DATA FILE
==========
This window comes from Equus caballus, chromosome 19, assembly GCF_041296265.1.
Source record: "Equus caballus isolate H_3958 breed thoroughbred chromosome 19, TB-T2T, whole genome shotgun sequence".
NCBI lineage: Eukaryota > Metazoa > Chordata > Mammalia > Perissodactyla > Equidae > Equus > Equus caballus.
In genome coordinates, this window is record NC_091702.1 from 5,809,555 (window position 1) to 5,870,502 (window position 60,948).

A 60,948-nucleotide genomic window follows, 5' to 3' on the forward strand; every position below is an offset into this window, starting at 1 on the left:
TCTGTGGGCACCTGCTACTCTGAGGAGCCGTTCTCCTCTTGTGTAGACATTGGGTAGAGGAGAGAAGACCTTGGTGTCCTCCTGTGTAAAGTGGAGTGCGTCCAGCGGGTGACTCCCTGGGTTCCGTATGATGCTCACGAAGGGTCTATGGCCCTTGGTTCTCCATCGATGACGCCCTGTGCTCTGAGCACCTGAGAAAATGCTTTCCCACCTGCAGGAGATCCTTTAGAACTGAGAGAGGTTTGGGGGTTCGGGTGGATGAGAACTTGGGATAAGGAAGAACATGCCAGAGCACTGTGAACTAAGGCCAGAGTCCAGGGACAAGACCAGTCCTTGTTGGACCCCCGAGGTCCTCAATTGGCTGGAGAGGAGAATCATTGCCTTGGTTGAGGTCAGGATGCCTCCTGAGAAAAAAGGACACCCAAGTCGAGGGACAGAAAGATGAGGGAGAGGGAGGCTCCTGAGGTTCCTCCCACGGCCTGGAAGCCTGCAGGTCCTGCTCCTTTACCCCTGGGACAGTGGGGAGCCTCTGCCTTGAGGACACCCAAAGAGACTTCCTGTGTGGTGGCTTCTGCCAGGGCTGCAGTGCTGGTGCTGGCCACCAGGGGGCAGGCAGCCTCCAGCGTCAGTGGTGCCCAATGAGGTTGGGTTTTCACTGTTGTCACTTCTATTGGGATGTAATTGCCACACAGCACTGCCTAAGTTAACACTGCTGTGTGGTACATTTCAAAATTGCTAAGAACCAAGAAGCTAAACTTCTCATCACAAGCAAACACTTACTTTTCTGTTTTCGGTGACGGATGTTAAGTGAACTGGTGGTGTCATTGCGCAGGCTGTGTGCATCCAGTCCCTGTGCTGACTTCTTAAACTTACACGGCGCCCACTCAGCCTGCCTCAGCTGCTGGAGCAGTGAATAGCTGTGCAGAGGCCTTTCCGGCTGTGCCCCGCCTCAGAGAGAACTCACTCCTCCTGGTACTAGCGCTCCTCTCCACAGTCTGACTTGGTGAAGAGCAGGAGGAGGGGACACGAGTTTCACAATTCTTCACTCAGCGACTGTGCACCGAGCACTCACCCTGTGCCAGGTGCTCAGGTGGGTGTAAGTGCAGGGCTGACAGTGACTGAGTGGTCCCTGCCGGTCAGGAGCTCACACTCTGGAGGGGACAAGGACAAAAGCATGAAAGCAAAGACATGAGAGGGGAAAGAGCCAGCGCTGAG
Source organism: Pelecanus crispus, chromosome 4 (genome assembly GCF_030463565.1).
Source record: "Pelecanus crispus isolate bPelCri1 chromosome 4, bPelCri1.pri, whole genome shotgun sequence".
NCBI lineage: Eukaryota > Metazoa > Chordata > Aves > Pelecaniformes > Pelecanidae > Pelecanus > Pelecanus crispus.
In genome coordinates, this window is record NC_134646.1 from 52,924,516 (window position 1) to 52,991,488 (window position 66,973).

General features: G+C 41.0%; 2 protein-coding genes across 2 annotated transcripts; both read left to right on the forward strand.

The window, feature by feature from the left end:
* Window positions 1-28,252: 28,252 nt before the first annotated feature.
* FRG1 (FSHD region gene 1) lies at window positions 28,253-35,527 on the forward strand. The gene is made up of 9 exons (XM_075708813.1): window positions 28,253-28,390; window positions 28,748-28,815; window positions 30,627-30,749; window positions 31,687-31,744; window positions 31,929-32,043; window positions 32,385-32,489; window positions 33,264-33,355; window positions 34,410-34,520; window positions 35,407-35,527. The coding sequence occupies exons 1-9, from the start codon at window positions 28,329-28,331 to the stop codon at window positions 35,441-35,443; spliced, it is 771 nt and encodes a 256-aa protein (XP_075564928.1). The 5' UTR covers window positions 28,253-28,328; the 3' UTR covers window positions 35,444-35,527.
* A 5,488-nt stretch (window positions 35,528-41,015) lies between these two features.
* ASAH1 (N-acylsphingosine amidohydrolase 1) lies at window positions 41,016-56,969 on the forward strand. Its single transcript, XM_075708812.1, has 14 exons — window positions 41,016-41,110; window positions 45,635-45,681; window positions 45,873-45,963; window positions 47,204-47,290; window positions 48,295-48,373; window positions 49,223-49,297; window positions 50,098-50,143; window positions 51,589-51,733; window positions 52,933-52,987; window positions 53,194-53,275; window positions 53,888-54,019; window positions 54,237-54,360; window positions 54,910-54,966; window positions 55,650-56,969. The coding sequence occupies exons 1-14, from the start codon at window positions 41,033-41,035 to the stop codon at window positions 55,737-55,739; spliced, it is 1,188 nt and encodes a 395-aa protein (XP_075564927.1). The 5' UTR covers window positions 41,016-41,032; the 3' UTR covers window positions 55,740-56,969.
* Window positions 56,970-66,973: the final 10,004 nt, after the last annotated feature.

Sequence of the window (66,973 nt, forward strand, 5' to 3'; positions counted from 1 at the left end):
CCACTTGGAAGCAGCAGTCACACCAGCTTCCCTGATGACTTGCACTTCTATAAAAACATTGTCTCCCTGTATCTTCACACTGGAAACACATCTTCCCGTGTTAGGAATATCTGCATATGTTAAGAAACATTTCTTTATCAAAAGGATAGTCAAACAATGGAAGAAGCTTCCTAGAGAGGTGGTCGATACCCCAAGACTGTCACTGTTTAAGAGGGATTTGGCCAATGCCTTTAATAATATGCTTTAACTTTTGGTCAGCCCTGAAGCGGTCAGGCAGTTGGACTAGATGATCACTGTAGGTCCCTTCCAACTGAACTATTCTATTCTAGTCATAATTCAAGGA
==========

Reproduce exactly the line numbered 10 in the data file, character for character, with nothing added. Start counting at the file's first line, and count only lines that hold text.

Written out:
In genome coordinates, this window is record NC_134646.1 from 52,924,516 (window position 1) to 52,991,488 (window position 66,973).